Epilepsy Specialist Ewa Beach HI

Epilepsy is a neurological condition that causes seizures—sudden surges of electrical activity in the brain affecting how a person feels or acts. Seizures can relate to a brain injury or family history, but in a majority of cases, the cause is unknown. Read on for more information on seizure.

Anne Henrie Sholes, MD
(808) 433-5239
92-1001 Aliinui Dr Apt 26D
Kapolei, HI
Specialties
Neurological Surgery
Gender
Female
Education
Medical School: Tulane Univ Sch Of Med, New Orleans La 70112
Graduation Year: 1989

Data Provided by:
Dorothy Chi Mei Chu, MD
Honolulu, HI
Specialties
Neurology
Gender
Female
Education
Medical School: Univ Of Mi Med Sch, Ann Arbor Mi 48109
Graduation Year: 1989

Data Provided by:
Peter V Weber, DO
(253) 581-5627
300B Hibiscus St
Honolulu, HI
Specialties
Neurology
Gender
Male
Education
Medical School: Kirksville Coll Of Osteo Med, Kirksville Mo 63501
Graduation Year: 1986

Data Provided by:
Melvin C. w. Wong
(808) 487-7960
98-1079 Moanalua Rd Ste 410
Aiea, HI
Specialty
Neurology

Data Provided by:
Michael Bruce Zafrani, MD
(808) 488-7888
98-1247 Kaahumanu St Ste 312A
Aiea, HI
Specialties
Psychiatry, Neurology
Gender
Male
Education
Medical School: Univ Di Roma-La Sapienza, Fac Di Med E Chirurgia, Roma, Italy
Graduation Year: 1981

Data Provided by:
Thomas M Mc Norton, MD
98-1238 Kaahumanu St Ste 300
Pearl City, HI
Specialties
Neurology
Gender
Male
Education
Medical School: Manila Central Univ, Coll Of Med, Caloocan City, Manila, Philippines
Graduation Year: 1985

Data Provided by:
Gabriele M Barthlen
(808) 456-7378
98-1238 Kaahumanu St
Pearl City, HI
Specialty
Neurology

Data Provided by:
Melvin Chungwah Wong, MD
(808) 487-7960
98-1079 Moanalua Rd Ste 410
Aiea, HI
Specialties
Neurology
Gender
Male
Education
Medical School: Univ Of Hi John A Burns Sch Of Med, Honolulu Hi 96822
Graduation Year: 1984

Data Provided by:
Michiko Kimura Bruno
(808) 486-7199
98-1079 Moanalua Rd
Aiea, HI
Specialty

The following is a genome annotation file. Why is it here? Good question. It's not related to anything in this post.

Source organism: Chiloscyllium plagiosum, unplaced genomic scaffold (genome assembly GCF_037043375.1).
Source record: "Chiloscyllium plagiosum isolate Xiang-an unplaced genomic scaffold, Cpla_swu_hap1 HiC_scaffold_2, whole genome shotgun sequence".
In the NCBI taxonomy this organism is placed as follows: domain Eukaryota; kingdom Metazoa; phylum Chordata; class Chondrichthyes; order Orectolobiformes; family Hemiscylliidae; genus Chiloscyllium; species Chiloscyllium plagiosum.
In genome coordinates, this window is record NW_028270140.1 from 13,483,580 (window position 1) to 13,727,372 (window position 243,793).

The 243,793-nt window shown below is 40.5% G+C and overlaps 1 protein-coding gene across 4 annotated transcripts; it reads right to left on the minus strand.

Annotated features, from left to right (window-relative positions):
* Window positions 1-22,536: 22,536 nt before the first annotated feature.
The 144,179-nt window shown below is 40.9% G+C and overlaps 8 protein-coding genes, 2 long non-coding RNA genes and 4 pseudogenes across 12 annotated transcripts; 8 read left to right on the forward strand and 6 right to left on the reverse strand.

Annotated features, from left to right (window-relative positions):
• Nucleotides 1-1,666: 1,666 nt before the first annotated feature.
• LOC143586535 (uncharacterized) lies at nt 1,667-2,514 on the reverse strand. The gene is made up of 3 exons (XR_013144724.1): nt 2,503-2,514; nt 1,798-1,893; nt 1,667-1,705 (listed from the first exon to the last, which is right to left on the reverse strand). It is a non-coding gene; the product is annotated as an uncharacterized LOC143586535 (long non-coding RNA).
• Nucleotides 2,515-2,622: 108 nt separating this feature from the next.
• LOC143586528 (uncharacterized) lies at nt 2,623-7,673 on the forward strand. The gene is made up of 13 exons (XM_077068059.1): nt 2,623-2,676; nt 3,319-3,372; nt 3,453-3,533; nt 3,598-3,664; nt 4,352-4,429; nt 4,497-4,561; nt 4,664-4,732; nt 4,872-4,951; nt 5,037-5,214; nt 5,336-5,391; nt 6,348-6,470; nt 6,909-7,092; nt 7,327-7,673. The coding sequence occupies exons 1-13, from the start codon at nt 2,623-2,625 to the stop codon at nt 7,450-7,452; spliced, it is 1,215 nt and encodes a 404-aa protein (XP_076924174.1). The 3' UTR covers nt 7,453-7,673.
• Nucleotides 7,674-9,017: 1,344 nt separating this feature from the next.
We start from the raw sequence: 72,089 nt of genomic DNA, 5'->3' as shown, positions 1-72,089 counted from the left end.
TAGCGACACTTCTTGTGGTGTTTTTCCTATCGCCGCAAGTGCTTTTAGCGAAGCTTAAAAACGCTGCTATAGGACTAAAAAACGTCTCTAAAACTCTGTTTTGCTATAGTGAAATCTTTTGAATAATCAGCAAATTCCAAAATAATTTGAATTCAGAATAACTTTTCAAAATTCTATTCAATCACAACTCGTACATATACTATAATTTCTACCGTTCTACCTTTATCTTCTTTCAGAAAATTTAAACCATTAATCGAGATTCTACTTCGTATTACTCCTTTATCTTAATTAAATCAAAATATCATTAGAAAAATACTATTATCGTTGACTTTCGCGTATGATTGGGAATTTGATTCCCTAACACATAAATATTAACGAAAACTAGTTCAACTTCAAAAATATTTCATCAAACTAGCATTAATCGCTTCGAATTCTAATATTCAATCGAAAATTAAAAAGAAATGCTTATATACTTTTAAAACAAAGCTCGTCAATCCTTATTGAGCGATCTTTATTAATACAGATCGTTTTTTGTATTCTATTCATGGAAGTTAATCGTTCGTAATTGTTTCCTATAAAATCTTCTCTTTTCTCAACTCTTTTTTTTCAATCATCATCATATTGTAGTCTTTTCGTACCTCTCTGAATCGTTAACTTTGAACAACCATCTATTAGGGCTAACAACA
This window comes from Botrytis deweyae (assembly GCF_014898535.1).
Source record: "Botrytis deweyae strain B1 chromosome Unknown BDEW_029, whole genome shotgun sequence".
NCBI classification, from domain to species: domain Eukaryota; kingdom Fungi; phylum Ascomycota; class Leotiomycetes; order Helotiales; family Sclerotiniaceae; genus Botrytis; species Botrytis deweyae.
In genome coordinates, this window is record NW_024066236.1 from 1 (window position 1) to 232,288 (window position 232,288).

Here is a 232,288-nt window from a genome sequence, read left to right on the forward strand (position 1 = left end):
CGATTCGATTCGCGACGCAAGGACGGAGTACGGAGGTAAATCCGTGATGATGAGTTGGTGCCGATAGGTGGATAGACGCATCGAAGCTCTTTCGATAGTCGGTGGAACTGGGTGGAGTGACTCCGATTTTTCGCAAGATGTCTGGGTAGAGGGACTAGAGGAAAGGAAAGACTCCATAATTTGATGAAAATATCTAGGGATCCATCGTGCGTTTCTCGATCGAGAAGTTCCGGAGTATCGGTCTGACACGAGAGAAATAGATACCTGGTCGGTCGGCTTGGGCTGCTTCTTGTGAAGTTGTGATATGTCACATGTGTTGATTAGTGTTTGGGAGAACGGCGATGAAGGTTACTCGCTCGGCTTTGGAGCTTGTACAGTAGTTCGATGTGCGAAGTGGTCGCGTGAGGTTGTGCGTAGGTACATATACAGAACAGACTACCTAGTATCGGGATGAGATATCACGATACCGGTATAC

Neurology

Data Provided by:
Leah Lynn Ridge
(808) 486-7199
98-1079 Moanalua Rd
Aiea, HI
Specialty
Neurology

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Epilepsy

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By Kelli Rosen

Matthew Robinson, of Denver was just 20 months old when he had his first seizure. “He fell on the floor and shook for about three or four minutes,” his dad, Doug, recalls. “And then two weeks later he did it again.” A local neurologist scheduled an EEG (electroencephalogram); it revealed irregular activity in the brain of this otherwise healthy toddler, who, turns out, had suffered grand mal seizures. The frightening reality stunned Robinson and his wife Diane: Their son had epilepsy.

Epilepsy is a neurological condition that causes seizures—sudden surges of electrical activity in the brain affecting how a person feels or acts. Seizures can relate to a brain injury or family history, but in a majority of cases, the cause is unknown. In the US, 2.7 million people have been treated with epilepsy in the past five years. Children, especially those in their first year of life, make up most of the new cases, but epilepsy can develop at any age.

The standard method of treatment—anti-seizure medications—come with side effects, including fatigue, abdominal discomfort, dizziness, blurred vision, rashes, and bone loss, and unfortunately, these conventional drugs don’t always work. Matthew’s medications actually exacerbated his seizures—from one or two a day to a staggering 100 a day.

Unfortunately, Matthew’s experience isn’t out of the norm. “One-third of those with epilepsy in the US, that’s around a million people, do not respond to treatment with any of the existing therapies,” says Warren Lammert, the Boston-based chairman and co-founder of the Epilepsy Therapy Development Project (ETDP), which seeks to advance new treatments for people living with epilepsy. Luckily, the following seven natural strategies—which including dietary and lifestyle changes—hold promise for those who don’t respond to conventional drugs.

Fatten up

The ketogenic diet is the most ubiquitous of all epilepsy nutritional therapies. So much so, in fact, that Eric H.W. Kossoff, MD, associate director of the Pediatric Neurology Residency Program and assistant professor of Pediatrics and Neurology at Johns Hopkins in Baltimore, Maryland, considers it mainstream. “The diet was exclusively developed for epilepsy back in the 1920s when doctors learned fasting improved seizures,” he says, “so they created this diet to mimic starvation.” Kossoff says that from the 1930s to the mid ’90s, drugs took over, “but now the ketogenic diet is back and very popular around the world.”

It begins with a 24-hour fasting period to cleanse the system. After that you restrict carbohydrates and instead get most of your calories from fats. People on the diet usually eat 3 to 4 grams of fat for every 1 gram of carbohydrate and protein. Nutritionists and neurologists tweak meals to induce ketosis, a state in which the body burns stored fat for fuel. Doctors don’t know why ketosis reduces seizures, but it produces positive results for lots of people. According to Kossoff, one-half to ...

Author: Kelli Rosen

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